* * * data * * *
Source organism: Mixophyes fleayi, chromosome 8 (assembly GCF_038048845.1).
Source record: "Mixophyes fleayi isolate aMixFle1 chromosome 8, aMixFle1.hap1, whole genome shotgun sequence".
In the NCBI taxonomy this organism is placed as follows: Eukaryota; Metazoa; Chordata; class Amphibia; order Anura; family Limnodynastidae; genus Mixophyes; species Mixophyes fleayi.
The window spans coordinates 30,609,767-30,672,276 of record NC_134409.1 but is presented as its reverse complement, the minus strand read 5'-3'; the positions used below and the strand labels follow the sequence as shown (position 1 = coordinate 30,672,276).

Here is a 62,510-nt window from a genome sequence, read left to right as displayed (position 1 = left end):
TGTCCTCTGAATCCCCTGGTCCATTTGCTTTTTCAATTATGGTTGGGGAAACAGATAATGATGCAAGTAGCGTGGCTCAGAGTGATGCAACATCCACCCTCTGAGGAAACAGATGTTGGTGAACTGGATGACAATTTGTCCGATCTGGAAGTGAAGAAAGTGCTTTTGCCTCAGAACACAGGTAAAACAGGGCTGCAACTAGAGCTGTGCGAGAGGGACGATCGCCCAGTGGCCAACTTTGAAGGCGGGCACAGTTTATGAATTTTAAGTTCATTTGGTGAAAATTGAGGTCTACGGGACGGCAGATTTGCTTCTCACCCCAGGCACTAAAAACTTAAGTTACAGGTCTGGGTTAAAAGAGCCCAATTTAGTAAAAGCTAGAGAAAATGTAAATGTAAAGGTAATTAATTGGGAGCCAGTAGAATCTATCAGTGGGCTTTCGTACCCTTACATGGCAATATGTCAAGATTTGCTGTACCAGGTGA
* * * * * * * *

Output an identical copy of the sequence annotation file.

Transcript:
Source organism: Mixophyes fleayi, chromosome 8 (assembly GCF_038048845.1).
Source record: "Mixophyes fleayi isolate aMixFle1 chromosome 8, aMixFle1.hap1, whole genome shotgun sequence".
In the NCBI taxonomy this organism is placed as follows: Eukaryota; Metazoa; Chordata; class Amphibia; order Anura; family Limnodynastidae; genus Mixophyes; species Mixophyes fleayi.
The window spans coordinates 30,609,767-30,672,276 of record NC_134409.1 but is presented as its reverse complement, the minus strand read 5'-3'; the positions used below and the strand labels follow the sequence as shown (position 1 = coordinate 30,672,276).

Here is a 62,510-nt window from a genome sequence, read left to right as displayed (position 1 = left end):
TGTCCTCTGAATCCCCTGGTCCATTTGCTTTTTCAATTATGGTTGGGGAAACAGATAATGATGCAAGTAGCGTGGCTCAGAGTGATGCAACATCCACCCTCTGAGGAAACAGATGTTGGTGAACTGGATGACAATTTGTCCGATCTGGAAGTGAAGAAAGTGCTTTTGCCTCAGAACACAGGTAAAACAGGGCTGCAACTAGAGCTGTGCGAGAGGGACGATCGCCCAGTGGCCAACTTTGAAGGCGGGCACAGTTTATGAATTTTAAGTTCATTTGGTGAAAATTGAGGTCTACGGGACGGCAGATTTGCTTCTCACCCCAGGCACTAAAAACTTAAGTTACAGGTCTGGGTTAAAAGAGCCCAATTTAGTAAAAGCTAGAGAAAATGTAAATGTAAAGGTAATTAATTGGGAGCCAGTAGAATCTATCAGTGGGCTTTCGTACCCTTACATGGCAATATGTCAAGATTTGCTGTACCAGGTGA